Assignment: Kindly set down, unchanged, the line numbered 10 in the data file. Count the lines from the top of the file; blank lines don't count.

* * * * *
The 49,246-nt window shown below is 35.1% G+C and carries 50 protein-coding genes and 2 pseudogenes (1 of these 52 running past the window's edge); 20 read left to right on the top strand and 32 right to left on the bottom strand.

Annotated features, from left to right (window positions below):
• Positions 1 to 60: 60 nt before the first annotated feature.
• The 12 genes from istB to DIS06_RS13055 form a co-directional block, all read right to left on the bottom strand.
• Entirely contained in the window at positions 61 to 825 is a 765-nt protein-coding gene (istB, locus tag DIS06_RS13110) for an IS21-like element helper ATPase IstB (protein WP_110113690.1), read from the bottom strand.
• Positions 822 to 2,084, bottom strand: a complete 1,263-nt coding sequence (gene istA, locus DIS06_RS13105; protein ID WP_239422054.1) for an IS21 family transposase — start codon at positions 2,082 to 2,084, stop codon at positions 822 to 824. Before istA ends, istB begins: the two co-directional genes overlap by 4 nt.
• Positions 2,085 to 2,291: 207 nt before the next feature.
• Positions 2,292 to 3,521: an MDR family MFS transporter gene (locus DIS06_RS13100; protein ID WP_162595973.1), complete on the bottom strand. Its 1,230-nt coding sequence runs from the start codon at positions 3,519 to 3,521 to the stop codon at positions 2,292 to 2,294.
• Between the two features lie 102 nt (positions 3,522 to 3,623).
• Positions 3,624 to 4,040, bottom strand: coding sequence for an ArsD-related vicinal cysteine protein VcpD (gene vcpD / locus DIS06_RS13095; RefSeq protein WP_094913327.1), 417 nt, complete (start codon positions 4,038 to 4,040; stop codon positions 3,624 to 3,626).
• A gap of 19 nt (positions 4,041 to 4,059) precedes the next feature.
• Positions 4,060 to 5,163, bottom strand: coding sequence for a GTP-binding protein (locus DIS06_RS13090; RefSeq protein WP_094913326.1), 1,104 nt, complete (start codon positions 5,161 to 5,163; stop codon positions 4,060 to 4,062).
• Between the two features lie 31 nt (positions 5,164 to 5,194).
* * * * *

• Positions 3,624 to 4,040, bottom strand: coding sequence for an ArsD-related vicinal cysteine protein VcpD (gene vcpD / locus DIS06_RS13095; RefSeq protein WP_094913327.1), 417 nt, complete (start codon positions 4,038 to 4,040; stop codon positions 3,624 to 3,626).